However dismissive the guide-books (‘pseudo’, ‘jam-packed’, ‘overpriced’), I still find Montmartre fulfils my dreams of Paris. By which I mean all the gooey-lovely-schmaltzy stuff: chequered table-cloths in restaurants, the Place du Tertre jam-packed with pseudo Chagalls flogging their overpriced canvases, tourists swirling by in awed slow motion, palette-bright faces of art students emerging from their garrets to storm the boulangerie. I never starved in a garret, and so perhaps missed much.

genf20 plus

Conversely, I didn’t miss anything by shunning the delights of Pigalle which seems to survive on sex and Love-Burgers. Well, someone had to think of it: Un Amour de Burger or, if you are insatiable, a Double-Love Burger, chips and milk-shake. John Courage ale was on tap at the Cockney Tavern; while, at Le Tete d’Eau, ‘recherche hostessess’ were available to Visa and Diners’ Club card-holders. ‘Life Sho’ flickered a neon sign lasciviously, but the establishment looked more dead than alive.

Art and travel aficionados propose one stern admonishment: be selective. But I take no heed. Gluttonously do I devour a gallery; my approach to a city is similarly wolverine. Thus did I set out from the Hotel Westminster in the Rue de la Paix each morning to walk, bus or Metro for eight hours, saturating myself in this most elegant and arrogant of cities.

I stood at the corner of the Place de la Concorde, trying to cross to the Quai des Tuileries. The traffic was in full stampede, remorseless, and I knew that by the time I made it I’d need another shave. You could die and decompose on the pavement before anyone would stop. I made off in another direction, towards Les Halles and the Pompidou Centre; the first has marginally less grace than a Portacabin, the second slightly more charm than an oil refinery. Except that charm passed away with Piaf, Chevalier and Degas.

At Les Halles a drunk detached himself from a group of winos to fill his cap with fountain water, which he then discharged at a passing housewife. It was an action devoid of anything but malice.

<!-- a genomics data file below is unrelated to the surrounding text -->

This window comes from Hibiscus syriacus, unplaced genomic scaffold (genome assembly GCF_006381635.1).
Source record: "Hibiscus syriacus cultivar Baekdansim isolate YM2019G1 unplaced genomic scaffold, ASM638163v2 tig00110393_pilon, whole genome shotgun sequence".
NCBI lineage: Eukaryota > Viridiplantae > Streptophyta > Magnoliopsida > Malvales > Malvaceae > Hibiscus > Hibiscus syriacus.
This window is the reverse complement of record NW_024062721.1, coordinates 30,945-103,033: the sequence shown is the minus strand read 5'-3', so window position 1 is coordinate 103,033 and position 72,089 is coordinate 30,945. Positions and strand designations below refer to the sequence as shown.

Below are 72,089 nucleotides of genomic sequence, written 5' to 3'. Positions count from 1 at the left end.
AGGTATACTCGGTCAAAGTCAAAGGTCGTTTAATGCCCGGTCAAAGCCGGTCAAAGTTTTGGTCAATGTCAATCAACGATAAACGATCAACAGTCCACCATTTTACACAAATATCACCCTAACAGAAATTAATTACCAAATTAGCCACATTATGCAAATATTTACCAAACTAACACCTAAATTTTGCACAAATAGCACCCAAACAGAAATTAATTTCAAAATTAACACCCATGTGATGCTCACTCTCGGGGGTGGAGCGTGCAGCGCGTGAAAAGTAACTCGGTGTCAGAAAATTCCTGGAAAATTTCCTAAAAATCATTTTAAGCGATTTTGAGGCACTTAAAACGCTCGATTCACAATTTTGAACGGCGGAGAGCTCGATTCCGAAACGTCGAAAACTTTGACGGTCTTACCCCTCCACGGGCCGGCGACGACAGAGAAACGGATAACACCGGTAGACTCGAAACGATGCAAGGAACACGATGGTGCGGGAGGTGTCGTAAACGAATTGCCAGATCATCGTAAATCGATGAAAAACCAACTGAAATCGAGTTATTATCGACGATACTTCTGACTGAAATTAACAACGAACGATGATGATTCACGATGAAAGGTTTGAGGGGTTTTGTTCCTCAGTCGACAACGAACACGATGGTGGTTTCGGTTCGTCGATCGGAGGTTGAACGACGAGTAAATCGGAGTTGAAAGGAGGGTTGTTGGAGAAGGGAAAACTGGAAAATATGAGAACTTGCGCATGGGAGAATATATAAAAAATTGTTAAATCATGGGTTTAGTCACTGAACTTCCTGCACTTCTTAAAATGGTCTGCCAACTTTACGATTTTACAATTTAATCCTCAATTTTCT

provillus

It may just have been that lunch hadn’t yet been served. For, as Orwell noted when he was down and out in Paris, ‘most French are in a bad temper until they have eaten their lunch.’

Scuttling across to the Left Bank I made for Saint-Germaine-des-Pres where – dodging the Cafe de Flore and Deux-Magots which, lacking the physical presence of Sartre, looked merely self-conscious – I settled on a bollard at the corner of the Rue Jacques Gallot. Fourteen Sorbonne students were making music, boldly, brassily and terribly badly; which was smashing because, just as I was on the verge of abandoning hope, it incubated the Parisians’ pre-luncheon smiles.

You should, according to teacher, devote three weeks to the Louvre, I did it in two hours and didn’t miss a trick: Leonardo’s ‘Gioconda’ and the ‘Venus’ included. Not to mention those acres of swooning Rubens flesh, Bellini’s ‘Portrait of a Man’, the Guardis and the Canalettos.

I stood beneath the Arc de Triomphe, hushed and respectful with schoolchildren at the tomb of the Unknown Soldier; I walked the Champs-Elysees, resting in the symmetrically divided Tuileries Gardens; I felt the implacable, glorious weight of Notre Dame and was moved by the memorial to one million dead of the British Empire of whom most rest in France.

penomet

I took the Bateaux-Mouches ‘romantic cruise’, including a splendid dinner, feeling that they shouldn’t have gone to the trouble of floodlighting Notre Dame and the Eiffel Tower just for me. On another day I was mightily impressed by Les Invalides where Napoleon’s ashes lie in a series of six coffins. I hadn’t realized there was so much of him.